This is how long a real Christmas tree lasts - and how to maintain it

What’s big, green, prickly and reminds you of Christmas? The Grinch.

Guess again.

That's right, a Christmas tree! And nothing screams Merry Christmas more than the smell of a fresh fir tree draped in tinsel, twinkling lights and a star shining on top.

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If you are looking for the real deal, but you’re worried that a real tree will wilt and shed its needles before the big day, here is everything you need to know.

What kind of trees last the longest?

A typical pine, fir or spruce tree should last roughly five weeks when maintained properly, though they age in different ways, depending on the type of tree and environmental factors.

Fir trees - especially While Normann, Noble and Fraser - are perfect for retaining their needles and sustaining a fresh wintery smell. Their branches can be susceptible to softening throughout the weeks, however, and this may cause the tree to look like it is drooping.

Of all the pine trees, a lodgepole pine is a firm favourite, despite its hard needles. This tight branched, dark green tree is quintessentially festive and the harder needles might help keep your nosy pets away from it.

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While a white pine has slightly more aroma, the branches tend to stoop quicker than the lodgepole.

Spruce trees - particularly Norway spruce - don’t have a great needle retention. However, the blue spruce (which is actually green) is arguably the species that most artificial trees are based on and when watered, retains its needles well.

These trees tend to maintain firm branches and their fragrance isn’t too overpowering but remains relatively fresh even when cut.

You should also be aware that trees bought pre-cut may have already been lying for a day or so -potentially among other cut trees and wet branches - therefore the best way to ensure you get the cream of the crop is to select your tree while it is still standing.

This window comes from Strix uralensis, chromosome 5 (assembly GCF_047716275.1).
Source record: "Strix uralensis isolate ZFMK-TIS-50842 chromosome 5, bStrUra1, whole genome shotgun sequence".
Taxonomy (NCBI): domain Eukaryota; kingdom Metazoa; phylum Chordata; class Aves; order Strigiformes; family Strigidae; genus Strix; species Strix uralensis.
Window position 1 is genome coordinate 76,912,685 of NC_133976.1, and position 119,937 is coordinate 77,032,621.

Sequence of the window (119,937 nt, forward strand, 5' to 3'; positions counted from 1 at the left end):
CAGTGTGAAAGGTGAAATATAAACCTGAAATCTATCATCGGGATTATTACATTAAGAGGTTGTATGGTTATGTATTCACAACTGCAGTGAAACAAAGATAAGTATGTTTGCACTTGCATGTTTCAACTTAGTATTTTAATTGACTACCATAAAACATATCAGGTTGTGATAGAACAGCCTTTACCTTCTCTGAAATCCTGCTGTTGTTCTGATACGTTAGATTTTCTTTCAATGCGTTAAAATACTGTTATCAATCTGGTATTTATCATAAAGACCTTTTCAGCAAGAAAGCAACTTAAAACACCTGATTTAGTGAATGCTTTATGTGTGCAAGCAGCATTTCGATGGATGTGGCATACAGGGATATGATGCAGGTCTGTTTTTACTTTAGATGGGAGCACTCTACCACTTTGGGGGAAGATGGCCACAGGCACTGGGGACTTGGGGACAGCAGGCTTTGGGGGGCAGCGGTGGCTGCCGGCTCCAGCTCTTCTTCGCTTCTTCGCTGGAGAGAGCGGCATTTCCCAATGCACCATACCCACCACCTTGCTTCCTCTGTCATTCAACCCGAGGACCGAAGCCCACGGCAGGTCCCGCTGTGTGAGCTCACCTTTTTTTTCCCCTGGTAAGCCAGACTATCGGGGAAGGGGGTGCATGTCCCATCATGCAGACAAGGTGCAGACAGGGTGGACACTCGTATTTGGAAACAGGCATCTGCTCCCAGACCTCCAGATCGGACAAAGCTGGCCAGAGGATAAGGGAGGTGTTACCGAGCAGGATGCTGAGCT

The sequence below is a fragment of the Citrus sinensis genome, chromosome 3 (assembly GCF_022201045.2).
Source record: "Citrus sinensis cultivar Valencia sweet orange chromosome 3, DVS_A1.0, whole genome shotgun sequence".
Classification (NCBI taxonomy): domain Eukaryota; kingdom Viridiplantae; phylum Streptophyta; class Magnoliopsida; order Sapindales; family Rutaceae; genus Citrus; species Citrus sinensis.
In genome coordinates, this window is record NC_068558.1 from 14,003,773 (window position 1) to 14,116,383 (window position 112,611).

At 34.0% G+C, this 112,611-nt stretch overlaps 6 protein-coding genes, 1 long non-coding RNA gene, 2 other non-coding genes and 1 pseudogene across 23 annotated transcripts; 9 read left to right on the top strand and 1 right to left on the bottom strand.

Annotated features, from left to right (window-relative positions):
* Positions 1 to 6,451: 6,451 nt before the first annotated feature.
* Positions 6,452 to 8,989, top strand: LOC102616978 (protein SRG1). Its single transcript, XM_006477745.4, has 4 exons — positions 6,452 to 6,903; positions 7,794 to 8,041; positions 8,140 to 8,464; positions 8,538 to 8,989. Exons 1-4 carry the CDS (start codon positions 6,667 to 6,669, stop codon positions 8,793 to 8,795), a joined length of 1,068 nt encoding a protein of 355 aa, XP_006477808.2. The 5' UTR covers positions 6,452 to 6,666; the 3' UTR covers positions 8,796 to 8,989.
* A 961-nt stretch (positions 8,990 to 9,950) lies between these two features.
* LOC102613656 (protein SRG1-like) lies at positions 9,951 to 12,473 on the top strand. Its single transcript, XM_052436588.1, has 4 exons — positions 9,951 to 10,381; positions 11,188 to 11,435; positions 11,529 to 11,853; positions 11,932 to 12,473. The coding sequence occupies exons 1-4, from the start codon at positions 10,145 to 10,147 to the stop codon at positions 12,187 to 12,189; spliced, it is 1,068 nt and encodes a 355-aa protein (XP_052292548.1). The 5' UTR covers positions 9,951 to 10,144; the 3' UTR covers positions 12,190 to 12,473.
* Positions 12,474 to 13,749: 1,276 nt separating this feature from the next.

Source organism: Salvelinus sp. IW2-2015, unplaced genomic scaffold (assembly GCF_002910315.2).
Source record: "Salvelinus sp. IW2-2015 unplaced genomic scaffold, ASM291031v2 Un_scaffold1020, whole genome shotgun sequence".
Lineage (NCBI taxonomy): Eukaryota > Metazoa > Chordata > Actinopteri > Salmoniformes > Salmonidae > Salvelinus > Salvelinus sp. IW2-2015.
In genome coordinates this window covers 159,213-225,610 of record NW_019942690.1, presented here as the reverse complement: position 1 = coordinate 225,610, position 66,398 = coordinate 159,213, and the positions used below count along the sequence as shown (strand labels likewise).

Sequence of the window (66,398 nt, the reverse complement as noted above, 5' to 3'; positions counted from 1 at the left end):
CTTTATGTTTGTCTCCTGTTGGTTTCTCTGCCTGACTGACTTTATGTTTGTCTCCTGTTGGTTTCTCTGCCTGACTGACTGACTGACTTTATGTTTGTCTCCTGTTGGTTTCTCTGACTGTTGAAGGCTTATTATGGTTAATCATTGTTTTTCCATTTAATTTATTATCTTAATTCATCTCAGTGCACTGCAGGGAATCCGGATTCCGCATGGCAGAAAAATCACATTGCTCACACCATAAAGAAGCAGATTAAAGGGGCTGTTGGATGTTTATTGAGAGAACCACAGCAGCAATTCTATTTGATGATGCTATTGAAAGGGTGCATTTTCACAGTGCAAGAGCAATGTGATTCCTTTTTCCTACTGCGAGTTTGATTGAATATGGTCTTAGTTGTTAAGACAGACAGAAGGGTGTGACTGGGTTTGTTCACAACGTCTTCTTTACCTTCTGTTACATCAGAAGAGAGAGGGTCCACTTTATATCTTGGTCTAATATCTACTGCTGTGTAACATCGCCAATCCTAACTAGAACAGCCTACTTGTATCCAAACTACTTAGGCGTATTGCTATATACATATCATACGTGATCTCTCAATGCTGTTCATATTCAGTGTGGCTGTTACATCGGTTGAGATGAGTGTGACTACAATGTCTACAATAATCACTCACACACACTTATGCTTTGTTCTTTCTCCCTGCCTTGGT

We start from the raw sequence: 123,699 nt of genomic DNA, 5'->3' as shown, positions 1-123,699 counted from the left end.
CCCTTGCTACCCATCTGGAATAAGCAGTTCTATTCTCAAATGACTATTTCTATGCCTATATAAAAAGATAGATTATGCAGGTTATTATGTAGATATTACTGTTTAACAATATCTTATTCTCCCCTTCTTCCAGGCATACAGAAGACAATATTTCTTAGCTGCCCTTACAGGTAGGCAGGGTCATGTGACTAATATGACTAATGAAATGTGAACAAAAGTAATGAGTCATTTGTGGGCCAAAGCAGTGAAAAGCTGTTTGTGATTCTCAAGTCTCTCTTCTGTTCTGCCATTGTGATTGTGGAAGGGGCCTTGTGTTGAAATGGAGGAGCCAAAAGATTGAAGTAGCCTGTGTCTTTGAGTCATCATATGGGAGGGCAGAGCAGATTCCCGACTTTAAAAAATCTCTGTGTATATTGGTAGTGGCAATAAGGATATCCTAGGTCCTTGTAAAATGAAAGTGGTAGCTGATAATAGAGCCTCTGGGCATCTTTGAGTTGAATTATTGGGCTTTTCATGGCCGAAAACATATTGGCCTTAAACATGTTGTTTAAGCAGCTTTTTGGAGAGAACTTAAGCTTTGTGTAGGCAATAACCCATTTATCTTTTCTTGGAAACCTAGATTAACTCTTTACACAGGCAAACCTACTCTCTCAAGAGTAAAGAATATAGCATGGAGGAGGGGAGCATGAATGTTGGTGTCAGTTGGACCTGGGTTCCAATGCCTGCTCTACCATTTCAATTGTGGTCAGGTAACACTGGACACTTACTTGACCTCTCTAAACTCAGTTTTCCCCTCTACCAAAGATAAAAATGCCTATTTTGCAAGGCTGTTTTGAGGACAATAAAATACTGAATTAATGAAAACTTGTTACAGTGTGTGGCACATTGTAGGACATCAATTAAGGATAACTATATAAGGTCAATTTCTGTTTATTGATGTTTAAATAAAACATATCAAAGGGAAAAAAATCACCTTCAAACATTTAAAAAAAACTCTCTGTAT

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How do I maintain my Christmas tree?

First, you will need a bucket, saw, watering can and tree pot or stand.

As quickly as possible, take your tree from its netting and water it to avoid dehydration, then remove about 25mm from the bottom of the trunk - this allows the trunk to be as fresh as possible and absorb water quicker.

Before erecting the tree, shake it outside to rid it of any dead foliage which could attract mould and decompose on the tree.

The most important thing to remember is to water your tree since theyare made up of almost 50% water.

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Keeping them hydrated is the best way to ensure they stay alive for as long as possible, and a real tree can absorb between one and two litres of water every day.

Avoid placing your tree near a radiator or fireplace and try to ensure air circulates freely - an ideal spot would be near a window.

Submerging the base of your tree in sand or soil will also make it age quicker as it will be less able to absorb water.

How do I get rid of my real Christmas tree?

Trees decompose like any other natural waste but it might be a bit big for your own recycling bin.

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Contact your local waste centre who will be able to help you dispose of it in an eco friendly way.

Should you have needles left lying around your sitting room, hoovering them up will ensure no pets or people trample on them as they can give off a distinctive smell and may irritate any animal’s skin.

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